Book 3 in the Daevabad Trilogy
Daevabad has fallen.
After a brutal conquest stripped the city of its magic, Nahid leader Banu Manizheh and her resurrected commander, Dara, must try to repair their fraying alliance and stabilize a fractious, warring people.
But the bloodletting and loss of his beloved Nahri have unleashed the worst demons of Dara’s dark past. To vanquish them, he must face some ugly truths about his history and put himself at the mercy of those he once considered enemies.
Having narrowly escaped their murderous families and Daevabad’s deadly politics, Nahri and Ali, now safe in Cairo, face difficult choices of their own. While Nahri finds peace in the old rhythms and familiar comforts of her human home, she is haunted by the knowledge that the loved ones she left behind and the people who considered her a savior are at the mercy of a new tyrant. Ali, too, cannot help but look back, and is determined to return to rescue his city and the family that remains. Seeking support in his mother’s homeland, he discovers that his connection to the marid goes far deeper than expected and threatens not only his relationship with Nahri, but his very faith.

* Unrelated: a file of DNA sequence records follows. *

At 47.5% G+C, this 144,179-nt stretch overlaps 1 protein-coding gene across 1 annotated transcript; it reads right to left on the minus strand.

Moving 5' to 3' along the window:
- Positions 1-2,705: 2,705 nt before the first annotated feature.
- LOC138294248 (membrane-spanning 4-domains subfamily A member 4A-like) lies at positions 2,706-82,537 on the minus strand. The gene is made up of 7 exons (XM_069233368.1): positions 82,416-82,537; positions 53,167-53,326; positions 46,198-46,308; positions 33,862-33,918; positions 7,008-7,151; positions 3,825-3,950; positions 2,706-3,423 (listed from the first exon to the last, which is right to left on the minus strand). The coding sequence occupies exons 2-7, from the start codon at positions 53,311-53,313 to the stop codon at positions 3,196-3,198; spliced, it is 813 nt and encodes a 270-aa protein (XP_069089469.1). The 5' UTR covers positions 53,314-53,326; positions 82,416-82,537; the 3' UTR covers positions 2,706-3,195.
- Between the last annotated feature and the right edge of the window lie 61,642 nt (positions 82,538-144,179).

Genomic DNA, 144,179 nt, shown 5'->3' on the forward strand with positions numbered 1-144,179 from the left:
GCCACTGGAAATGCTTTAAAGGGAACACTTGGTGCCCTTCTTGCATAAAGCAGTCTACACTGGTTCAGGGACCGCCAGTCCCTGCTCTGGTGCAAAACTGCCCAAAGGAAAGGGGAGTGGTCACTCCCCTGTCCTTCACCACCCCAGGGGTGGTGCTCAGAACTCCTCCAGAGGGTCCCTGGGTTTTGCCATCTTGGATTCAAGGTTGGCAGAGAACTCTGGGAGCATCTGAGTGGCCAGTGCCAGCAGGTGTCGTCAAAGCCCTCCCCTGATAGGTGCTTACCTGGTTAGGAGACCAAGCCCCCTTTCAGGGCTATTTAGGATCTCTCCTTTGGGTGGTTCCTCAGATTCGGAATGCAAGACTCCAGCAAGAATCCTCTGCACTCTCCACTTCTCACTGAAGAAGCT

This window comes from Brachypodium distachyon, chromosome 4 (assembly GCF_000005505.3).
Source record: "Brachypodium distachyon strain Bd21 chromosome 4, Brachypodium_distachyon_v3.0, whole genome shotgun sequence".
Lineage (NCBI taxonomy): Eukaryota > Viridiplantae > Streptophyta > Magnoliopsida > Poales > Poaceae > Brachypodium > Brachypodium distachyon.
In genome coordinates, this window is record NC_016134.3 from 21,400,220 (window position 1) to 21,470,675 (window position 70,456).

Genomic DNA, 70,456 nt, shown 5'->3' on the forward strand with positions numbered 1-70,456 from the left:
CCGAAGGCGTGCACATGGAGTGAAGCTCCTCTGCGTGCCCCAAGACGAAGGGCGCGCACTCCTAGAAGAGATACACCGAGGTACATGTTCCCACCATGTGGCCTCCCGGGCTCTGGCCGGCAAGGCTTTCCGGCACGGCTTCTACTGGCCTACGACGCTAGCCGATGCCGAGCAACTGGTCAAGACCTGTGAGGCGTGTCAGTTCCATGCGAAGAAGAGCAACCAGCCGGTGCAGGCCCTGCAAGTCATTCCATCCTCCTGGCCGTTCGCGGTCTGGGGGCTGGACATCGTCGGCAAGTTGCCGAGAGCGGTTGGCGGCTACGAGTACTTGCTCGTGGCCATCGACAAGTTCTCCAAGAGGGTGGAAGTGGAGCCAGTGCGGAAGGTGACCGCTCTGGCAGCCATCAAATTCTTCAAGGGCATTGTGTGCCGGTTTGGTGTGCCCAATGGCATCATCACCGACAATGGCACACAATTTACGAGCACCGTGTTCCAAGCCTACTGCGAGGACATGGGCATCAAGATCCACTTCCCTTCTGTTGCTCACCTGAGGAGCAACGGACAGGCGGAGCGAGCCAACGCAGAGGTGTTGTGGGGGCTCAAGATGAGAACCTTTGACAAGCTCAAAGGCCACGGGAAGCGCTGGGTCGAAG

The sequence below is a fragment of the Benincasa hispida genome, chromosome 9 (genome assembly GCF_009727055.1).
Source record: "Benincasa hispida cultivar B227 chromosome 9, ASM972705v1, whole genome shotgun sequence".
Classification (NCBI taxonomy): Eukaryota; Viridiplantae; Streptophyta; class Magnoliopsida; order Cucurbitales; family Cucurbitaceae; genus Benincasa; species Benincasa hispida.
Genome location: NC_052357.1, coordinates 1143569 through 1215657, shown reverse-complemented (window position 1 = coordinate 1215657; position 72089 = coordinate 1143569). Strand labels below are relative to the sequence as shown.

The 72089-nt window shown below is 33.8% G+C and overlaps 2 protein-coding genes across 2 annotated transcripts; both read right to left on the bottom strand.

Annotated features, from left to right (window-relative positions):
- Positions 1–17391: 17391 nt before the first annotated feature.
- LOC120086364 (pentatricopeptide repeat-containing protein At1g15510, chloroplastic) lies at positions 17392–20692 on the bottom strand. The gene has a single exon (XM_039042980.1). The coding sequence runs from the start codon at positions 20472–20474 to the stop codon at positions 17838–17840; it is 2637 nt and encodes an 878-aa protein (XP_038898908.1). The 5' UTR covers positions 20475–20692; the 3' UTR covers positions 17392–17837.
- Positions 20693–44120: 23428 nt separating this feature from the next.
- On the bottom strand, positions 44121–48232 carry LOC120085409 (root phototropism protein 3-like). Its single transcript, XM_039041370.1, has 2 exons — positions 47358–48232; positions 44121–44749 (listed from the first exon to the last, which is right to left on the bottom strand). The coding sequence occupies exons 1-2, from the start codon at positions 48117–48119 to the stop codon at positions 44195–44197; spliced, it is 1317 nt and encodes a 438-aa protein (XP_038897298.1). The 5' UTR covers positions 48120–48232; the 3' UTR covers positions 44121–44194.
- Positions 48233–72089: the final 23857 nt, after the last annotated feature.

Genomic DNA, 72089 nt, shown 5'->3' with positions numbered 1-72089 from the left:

As peace grows more elusive and old players return, Nahri, Ali, and Dara come to understand that in order to remake the world, they may need to fight those they once loved . . . and take a stand for those they once hurt.Goodreads
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For me, Empire of Gold begs the question, can you love a book, but hate certain parts of the story? Yes. I loved this trilogy! It is by far one of my favorite series, but I was certainly unhappy with parts of it. Which makes this review particularly hard to write.
Because I try to avoid giving spoilers I won’t talk about what I didn’t like about the book. And if I’m honest the fact that I feel so deeply about the characters in this book is a testament to how well the author wrote them. I knew when I started Empire of Gold I would likely end up with a broken heart, and I was right. Overall this book was fantastic.
I enjoyed seeing familiar faces and finally getting answers to questions I’ve had since reading book one. And the ending certainly left perhaps a spinoff option open. A little bit more closure for a lot of the characters would have been nice, though I wasn’t left unsatisfied, at least for the most part.
I will read any book that S.A. Chakraborty writes and even though I wasn’t crazy about this ending, I do still highly recommend this series.